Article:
Prime Minister Boris Johnson has this week been visiting the four ‘corners’ of the United Kingdom, doling out promises to spend, spend, spend in a futile effort to win support. Judging by the reception he received in Scotland, Wales and Northern Ireland, his offers of financial support for communities and industries, which are currently reliant on EU funding, are not being taken too seriously. The fact that parliament, or even his own government, would be unlikely to sanction such overspending may be a factor at play.
On Thursday August 1st, money was again on the agenda when the new Chancellor of the Exchequer, Sajid Javid, announced the government will spend £2.1 billion in preparation for a no-deal Brexit. Despite frequent claims from the prime minister and the government that no-deal is not their preferred course of action, they seem very keen to convince the country, and the European Parliament, that it is.
The Treasury announced that the money would be spent to “accelerate preparations at the Irish border, support business readiness and ensure the supply of critical medicines”. £138 million alone is to be spent boosting public communications, including a public information campaign, and increased “consular support and information for Brits living abroad”. I’m sure a leaflet will make us all feel better at the prospect of being significantly poorer!
As you might expect, the news of more spending – especially on a damaging no-deal scenario – met with widespread outrage. The CEO of Best for Britain, Naomi Smith, said: “Wasting money like this when we have so many other priorities is exactly why the country has turned against Brexit. We need to stop fixating on it so that we can fix the country.”
Labour MP, David Lammy said it was money: “…wasted on preparing for an entirely avoidable and self-inflicted disaster. Money that should have been spent on schools, hospitals and housing.”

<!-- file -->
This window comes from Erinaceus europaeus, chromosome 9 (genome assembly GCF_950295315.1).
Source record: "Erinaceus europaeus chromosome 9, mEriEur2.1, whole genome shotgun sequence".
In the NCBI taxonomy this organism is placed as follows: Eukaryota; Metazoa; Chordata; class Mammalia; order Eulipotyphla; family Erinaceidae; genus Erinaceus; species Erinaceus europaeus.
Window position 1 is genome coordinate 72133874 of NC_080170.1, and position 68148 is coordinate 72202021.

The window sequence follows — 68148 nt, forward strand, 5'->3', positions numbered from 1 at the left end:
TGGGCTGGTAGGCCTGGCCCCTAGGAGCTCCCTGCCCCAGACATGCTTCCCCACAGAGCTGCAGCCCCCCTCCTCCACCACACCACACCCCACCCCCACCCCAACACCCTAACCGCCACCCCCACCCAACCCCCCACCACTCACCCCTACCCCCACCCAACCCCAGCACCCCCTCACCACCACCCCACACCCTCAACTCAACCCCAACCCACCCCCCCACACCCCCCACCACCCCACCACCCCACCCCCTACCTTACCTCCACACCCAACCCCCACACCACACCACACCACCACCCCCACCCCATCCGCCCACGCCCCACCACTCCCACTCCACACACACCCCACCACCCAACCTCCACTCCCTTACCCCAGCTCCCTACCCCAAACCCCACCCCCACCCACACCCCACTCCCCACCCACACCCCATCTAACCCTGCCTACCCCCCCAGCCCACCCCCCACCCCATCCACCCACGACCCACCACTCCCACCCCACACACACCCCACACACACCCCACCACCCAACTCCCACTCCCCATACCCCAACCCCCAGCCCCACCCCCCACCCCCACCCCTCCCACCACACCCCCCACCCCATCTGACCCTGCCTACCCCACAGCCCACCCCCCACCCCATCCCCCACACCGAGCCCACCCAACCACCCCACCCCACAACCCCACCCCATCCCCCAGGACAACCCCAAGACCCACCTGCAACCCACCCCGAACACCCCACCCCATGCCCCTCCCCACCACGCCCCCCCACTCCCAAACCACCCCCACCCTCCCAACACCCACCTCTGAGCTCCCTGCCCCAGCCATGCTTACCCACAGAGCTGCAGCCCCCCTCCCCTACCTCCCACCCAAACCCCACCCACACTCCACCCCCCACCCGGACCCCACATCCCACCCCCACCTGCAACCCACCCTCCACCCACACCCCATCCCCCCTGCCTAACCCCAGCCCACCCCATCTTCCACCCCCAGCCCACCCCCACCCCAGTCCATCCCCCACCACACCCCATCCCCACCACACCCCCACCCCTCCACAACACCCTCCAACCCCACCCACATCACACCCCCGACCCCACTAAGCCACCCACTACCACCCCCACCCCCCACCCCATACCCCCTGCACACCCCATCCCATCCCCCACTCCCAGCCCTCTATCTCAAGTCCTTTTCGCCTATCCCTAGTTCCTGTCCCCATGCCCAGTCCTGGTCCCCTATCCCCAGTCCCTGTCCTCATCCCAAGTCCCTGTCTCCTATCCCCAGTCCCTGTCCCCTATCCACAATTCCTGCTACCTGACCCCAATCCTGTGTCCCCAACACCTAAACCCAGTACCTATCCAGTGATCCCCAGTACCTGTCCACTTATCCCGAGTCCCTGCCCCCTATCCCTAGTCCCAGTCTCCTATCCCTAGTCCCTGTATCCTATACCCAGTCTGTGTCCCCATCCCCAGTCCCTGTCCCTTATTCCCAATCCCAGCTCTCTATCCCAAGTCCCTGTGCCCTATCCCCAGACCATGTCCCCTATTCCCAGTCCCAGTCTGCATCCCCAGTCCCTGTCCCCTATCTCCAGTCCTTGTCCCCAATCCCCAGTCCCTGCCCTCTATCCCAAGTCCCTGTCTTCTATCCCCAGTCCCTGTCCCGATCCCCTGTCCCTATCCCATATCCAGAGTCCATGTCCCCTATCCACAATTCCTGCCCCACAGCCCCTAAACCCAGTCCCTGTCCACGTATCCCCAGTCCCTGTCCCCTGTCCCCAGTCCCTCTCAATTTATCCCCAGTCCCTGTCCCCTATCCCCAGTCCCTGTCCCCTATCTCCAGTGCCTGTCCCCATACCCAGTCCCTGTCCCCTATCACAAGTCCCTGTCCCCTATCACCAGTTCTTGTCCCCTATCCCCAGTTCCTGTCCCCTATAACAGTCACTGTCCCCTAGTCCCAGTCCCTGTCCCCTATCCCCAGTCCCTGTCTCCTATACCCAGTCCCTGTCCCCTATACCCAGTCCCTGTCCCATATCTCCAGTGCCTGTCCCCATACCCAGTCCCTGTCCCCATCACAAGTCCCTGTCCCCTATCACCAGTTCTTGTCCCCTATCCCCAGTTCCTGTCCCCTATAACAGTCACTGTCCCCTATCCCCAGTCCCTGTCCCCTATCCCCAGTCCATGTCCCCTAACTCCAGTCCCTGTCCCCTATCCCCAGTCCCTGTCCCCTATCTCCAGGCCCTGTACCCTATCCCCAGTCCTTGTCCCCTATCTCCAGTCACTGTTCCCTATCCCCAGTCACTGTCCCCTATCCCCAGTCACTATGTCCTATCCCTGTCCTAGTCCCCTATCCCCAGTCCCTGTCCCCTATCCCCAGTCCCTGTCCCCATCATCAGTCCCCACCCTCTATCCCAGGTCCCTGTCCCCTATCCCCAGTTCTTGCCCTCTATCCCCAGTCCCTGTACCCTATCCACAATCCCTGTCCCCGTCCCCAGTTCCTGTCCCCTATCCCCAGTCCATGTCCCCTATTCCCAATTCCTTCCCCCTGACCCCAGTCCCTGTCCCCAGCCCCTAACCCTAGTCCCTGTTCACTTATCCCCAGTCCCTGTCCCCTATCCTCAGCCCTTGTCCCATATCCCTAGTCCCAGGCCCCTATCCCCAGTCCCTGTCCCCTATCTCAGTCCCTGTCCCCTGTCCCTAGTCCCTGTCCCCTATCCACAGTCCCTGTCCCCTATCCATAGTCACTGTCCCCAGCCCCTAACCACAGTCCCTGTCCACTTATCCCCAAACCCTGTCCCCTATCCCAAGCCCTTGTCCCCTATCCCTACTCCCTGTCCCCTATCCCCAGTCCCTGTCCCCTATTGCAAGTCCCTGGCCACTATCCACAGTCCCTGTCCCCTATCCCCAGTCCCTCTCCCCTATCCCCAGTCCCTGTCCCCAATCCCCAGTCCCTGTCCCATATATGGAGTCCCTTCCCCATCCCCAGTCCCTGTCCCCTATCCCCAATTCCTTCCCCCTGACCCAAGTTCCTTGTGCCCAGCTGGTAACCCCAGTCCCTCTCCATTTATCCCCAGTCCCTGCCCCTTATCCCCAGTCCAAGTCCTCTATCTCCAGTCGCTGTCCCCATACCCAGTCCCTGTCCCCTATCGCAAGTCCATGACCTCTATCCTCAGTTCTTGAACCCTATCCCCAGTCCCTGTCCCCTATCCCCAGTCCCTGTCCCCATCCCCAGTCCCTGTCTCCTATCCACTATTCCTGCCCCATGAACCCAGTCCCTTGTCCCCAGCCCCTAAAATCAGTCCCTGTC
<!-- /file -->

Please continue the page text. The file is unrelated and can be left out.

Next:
The prospect of spending such obscene amounts of money, when the UK has suffered underspending on an industrial scale for years, has everyone wondering: where is the money coming from? The government openly admits it intends to borrow, borrow, borrow.
All this talk of excess borrowing and spending is particularly galling for British citizens who are suffering from the collapse of the Pound. Sterling is at its lowest level in over two years, with no-deal Brexit only at the discussion stage. How much further might it plummet if the worst-case scenario actually happened?
Brits relying on funds from the UK, especially pensioners and others on low incomes, are feeling understandably helpless. Many are considering how to cut back on their personal expenditure. None of us are in possession of a magic money tree – unlike Westminster, where there’s enough fertiliser for a whole orchard.
There was, however, an unexpected word of comfort from a Brexit Party MEP. Apparently, Sterling’s fall is all down to Remainers and the European Union, and nothing to do with government policy or the pursuit of a hard Brexit. It can easily be fixed if we all stop saying that no-deal will be a disaster and – as Johnson might say – just “believe”!
If Abba’s ‘Dancing Queen’ will be remembered as Theresa May’s theme tune, Boris Johnson’s theme must be ‘Money, Money, Money’. At least, for now. Give it a few weeks, until his government fails, and parliament removes the no-deal threat, and ‘Waterloo’ might be more fitting.
By Sue Wilson – Chair of Bremain in Spain